Cutaneous metastasis of a malignant germ cell tumor is again very rare. [5],[7] It may be the first presentation of the primary tumor. Nakahira et al . [5] reported subcutaneous deposits of an embryonal carcinoma. On analysis of their Institute's 30 year data Wesche et al . [7] encountered two cases of cutaneous metastatic deposits of choriocarcinoma in children and adolescents. The subcutaneous chest wall deposit in our case was the initial presentation. FNAC was instrumental in suggesting a diagnosis and the subsequent search led to the discovery of the primary in the testis with dissemination in the abdominal lymph nodes, liver and spleen.

Testicular germ cell tumors are the most commonly occurring neoplasm in young males. [8] Although the overwhelming majority are malignant, they are curable. [9] The high sensitivity of germ cell tumor to platinum based chemotherapy, together with radiation and surgical measures leads to high cure rate of ≥99% in the early stages, 90%, 75-80% and 50% in advanced disease with 'good' 'intermediate' and 'poor' prognostic criteria (International Germ Cell Cancer Consensus Group IGCCCG classification) respectively. [8]

An embryonal carcinoma is an aggressive tumor due to its tendency to early hematogenous spread emphasizing the need for early detection and treatment. Cytomorphological features such as syncytial aggregates of round to irregular nuclei with prominent nucleoli and scant cytoplasm are quite distinctive.

Fine needle aspiration is an excellent cytological method for the early diagnosis of embryonal carcinoma, based on which the patient can be spared the morbidity and expense of extensive surgical procedures. Moreover, early treatment with the administration of chemotherapy can produce high cure rates, thereby saving the lives of patients

   References Top

1.Krag Jacobsen G, Barlebo H, Olsen J, Schultz HP, Starklint H, Søgaard H, et al . Testicular germ cell tumors in Denmark 1976 - 1980. Pathology of 1058 consecutive cases. Acta Radiol Oncol 1984;23:239-47.  Back to cited text no. 1    
2.von Hochstetter AR, Hedinger CE. The differential diagnosis of testicular germ cell tumors in theory and practice: A critical analysis of two major system of classification and review of 389 cases. Virchows Arch A Pathol Anat Histol 1982;396:247-77.  Back to cited text no. 2  [PUBMED]  
3.Bahrami A, Ro JY, Ayala AG. An overview of testicular germ cell tumors. Arch Pathol Lab Med 2007;131:1267-80.  Back to cited text no. 3  [PUBMED]  [FULLTEXT]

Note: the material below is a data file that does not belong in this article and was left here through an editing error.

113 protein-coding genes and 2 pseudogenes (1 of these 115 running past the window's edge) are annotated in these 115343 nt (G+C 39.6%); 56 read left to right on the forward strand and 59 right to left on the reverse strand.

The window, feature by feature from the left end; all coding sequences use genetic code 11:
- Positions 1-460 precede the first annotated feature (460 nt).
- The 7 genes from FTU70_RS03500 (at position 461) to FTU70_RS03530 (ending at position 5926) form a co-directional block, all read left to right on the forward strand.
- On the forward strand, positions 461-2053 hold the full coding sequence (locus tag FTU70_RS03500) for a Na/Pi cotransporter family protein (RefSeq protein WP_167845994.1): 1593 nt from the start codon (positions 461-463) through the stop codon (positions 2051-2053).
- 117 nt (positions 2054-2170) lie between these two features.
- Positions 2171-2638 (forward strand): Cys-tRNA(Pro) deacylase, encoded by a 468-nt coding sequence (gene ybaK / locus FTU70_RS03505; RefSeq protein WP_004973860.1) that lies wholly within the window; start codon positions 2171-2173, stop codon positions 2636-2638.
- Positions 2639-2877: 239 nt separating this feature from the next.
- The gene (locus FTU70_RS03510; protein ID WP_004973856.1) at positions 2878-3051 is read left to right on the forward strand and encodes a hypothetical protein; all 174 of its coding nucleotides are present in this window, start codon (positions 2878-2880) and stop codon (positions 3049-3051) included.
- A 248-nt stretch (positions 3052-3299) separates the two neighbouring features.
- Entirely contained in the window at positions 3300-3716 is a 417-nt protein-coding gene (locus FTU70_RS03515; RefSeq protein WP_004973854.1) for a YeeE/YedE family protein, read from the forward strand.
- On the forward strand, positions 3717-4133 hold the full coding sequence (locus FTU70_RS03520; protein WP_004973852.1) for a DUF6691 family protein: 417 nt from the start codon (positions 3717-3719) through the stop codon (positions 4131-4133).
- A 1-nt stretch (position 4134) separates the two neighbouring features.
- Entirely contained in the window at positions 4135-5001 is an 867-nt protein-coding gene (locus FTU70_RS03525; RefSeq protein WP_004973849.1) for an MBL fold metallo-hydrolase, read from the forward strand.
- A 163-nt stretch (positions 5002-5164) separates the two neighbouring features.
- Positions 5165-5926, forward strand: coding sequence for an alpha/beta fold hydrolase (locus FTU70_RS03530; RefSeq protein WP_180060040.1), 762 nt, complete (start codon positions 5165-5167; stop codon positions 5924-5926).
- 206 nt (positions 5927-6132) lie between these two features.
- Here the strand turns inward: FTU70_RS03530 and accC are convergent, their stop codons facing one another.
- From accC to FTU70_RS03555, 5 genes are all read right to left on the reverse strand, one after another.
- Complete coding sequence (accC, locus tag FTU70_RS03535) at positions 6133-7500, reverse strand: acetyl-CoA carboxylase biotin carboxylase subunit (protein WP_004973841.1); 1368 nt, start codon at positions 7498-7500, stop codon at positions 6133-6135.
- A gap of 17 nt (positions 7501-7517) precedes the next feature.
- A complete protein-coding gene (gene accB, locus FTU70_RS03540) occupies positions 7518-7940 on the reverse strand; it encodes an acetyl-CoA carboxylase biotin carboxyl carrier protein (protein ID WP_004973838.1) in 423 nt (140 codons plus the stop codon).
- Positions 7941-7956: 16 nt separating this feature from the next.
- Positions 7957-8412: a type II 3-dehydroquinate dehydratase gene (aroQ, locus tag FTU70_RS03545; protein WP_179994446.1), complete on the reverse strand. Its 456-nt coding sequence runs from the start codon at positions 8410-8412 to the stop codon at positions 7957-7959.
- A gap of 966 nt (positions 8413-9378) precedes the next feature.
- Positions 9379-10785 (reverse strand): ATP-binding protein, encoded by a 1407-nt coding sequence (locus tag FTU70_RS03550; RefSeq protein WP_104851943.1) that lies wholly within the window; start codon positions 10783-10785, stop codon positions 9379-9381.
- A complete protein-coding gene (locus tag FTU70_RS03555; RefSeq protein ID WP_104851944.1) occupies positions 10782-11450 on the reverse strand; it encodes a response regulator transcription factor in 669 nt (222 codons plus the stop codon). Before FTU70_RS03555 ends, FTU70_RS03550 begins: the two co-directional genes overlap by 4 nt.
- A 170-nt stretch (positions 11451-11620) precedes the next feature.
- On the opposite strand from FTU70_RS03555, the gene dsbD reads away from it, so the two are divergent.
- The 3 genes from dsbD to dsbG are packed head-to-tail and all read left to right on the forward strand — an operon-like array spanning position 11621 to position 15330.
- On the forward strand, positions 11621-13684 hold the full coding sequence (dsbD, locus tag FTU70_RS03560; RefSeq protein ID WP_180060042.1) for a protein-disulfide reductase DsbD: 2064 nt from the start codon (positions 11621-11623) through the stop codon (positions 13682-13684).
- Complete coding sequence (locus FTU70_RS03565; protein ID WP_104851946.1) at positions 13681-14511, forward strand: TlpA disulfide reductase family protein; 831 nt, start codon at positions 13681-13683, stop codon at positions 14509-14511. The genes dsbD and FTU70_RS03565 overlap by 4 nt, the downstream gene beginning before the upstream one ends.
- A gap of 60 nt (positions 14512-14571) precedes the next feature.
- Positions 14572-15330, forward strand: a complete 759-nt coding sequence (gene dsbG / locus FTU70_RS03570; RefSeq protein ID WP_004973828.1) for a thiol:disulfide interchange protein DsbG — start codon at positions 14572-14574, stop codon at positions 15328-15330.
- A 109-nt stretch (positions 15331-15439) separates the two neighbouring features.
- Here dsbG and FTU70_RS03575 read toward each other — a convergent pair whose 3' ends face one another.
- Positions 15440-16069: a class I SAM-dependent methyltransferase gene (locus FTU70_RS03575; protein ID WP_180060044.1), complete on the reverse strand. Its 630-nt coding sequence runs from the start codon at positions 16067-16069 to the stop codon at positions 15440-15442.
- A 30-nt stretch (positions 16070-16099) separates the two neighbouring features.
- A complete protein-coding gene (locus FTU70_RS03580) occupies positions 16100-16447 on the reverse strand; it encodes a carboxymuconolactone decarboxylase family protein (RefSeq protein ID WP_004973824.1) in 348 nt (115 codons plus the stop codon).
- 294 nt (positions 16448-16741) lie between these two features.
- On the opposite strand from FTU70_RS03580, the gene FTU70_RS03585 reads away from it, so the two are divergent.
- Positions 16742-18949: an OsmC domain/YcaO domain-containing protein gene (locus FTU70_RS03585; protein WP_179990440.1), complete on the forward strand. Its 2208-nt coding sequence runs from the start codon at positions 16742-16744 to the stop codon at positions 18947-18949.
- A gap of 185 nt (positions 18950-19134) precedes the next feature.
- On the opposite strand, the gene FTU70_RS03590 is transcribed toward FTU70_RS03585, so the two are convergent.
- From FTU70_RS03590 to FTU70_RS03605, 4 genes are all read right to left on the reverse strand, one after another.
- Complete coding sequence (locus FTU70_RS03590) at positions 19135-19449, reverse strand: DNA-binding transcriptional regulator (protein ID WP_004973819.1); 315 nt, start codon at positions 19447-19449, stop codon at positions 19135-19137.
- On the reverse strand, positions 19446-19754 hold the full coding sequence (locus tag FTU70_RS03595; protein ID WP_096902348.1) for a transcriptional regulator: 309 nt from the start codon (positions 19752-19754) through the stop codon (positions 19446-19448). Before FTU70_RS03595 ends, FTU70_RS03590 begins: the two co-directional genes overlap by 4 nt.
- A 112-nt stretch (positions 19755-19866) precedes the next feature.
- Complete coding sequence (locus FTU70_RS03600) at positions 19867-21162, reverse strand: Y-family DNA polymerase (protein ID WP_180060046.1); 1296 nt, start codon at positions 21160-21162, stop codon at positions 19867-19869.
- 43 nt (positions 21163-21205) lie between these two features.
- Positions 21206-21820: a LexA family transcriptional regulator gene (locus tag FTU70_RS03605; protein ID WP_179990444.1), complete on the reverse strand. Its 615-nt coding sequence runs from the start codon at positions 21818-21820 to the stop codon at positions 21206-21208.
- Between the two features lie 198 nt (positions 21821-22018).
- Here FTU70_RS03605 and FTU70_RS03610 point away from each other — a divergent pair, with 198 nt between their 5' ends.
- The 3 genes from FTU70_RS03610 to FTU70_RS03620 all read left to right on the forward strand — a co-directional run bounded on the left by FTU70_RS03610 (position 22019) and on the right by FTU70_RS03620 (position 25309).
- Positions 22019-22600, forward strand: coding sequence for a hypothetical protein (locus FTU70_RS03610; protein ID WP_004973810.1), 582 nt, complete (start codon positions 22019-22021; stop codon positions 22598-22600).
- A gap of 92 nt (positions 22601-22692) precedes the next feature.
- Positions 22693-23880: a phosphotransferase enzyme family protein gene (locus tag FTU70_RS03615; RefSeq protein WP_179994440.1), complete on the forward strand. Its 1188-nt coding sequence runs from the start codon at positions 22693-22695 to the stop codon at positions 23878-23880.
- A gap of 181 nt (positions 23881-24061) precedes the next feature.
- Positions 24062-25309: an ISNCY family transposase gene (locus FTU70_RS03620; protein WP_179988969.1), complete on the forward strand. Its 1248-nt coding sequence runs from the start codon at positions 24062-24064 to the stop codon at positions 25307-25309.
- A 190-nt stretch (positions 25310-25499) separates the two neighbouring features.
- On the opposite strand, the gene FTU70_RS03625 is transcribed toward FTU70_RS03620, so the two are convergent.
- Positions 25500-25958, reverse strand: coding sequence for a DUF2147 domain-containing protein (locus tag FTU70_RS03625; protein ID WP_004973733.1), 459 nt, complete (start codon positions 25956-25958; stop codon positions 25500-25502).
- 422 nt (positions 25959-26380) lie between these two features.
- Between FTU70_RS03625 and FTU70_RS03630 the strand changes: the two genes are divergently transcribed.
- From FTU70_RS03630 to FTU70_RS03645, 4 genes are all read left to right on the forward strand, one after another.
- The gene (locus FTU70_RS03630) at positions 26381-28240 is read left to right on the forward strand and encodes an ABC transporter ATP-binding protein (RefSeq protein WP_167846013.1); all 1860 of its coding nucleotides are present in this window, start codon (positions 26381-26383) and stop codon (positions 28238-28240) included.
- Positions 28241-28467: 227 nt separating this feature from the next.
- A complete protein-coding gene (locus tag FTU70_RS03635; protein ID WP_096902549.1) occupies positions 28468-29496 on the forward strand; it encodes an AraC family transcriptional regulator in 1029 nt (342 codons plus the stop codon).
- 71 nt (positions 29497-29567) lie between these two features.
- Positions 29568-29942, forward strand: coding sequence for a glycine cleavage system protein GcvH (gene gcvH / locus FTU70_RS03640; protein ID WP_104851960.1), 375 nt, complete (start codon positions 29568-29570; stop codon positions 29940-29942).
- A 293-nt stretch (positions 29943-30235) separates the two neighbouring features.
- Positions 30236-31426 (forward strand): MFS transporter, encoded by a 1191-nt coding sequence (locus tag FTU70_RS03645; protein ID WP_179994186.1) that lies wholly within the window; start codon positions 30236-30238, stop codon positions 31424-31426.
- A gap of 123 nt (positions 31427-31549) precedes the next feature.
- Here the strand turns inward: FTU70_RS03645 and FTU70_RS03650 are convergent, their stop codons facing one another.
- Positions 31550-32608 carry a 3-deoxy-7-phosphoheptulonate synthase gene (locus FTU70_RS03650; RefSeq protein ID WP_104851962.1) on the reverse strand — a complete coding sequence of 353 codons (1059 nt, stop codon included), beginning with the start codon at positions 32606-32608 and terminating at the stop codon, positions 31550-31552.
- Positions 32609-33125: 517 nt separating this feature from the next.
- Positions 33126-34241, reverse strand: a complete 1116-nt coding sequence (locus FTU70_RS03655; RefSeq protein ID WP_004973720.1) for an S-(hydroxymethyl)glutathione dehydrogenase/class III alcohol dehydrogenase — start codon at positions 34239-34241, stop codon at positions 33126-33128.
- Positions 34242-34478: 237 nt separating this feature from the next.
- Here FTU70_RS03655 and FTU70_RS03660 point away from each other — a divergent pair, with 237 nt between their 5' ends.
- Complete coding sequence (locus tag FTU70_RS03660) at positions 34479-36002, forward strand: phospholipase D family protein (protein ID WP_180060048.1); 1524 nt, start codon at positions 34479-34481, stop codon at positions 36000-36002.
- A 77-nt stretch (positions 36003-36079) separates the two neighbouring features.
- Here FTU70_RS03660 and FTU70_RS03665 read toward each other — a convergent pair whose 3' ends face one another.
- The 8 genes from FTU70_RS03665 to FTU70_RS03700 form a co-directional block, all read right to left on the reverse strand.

4.Rodriguez PN, Hafez GR, Massing EM. Nonseminomatous germ cell tumor of the testicle: Does extensive staging of the primary tumor predict the likelihood of metastatic disease? J Urol 1986;136:604-68.  Back to cited text no. 4    
5.Nakahira M, Nakamura K, Koizumi Y. A case of subcutaneous metastasis of embryonal cell carcinoma of testicle. Nippon Hinyokika Gakkai Zasshi 196152:682-6.  Back to cited text no. 5    
6.Maubec E, Avril MF, Duvillard P, Leclere J, Cae AL, Crickx B, et al. Mixed nonseminomatous germ cell tumor presenting as a subcutaneous tissue mass. Am J Dermatopathol 2006;28:523-5.   Back to cited text no. 6    
7.Wesche WA, Khare VK, Chesney TM, Jenkins JJ. Non-haematopoietic cutaneous metastases in children and adolescents: Thirty years experience at St. Jude Childrens research hospital. J Cutan Pathol 2000;27:485-92.  Back to cited text no. 7    
8.Schmoll HJ, Souchon R, Krege S, Albers P, Beyer J, Kollmannsberger C, et al . European consensus on diagnosis and treatment of germ cell cancer: A report of the European germ cell cancer consensus group (EGCCCG). Ann Oncol 2004;15:1377-99.  Back to cited text no. 8  [PUBMED]  [FULLTEXT]
9.Yanardag H, Giinas Y. Diagnosis of a case of testicular embryonal carcinoma by bronchial biopsy. Int J Urol 2003;1:2.  Back to cited text no. 9    

Correspondence Address:
Lubna Khan
J.K IV/2, GSVM Medical College Campus, Kanpur
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Source of Support: None, Conflict of Interest: None

DOI: 10.4103/0970-9371.54868

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  [Figure 1], [Figure 2]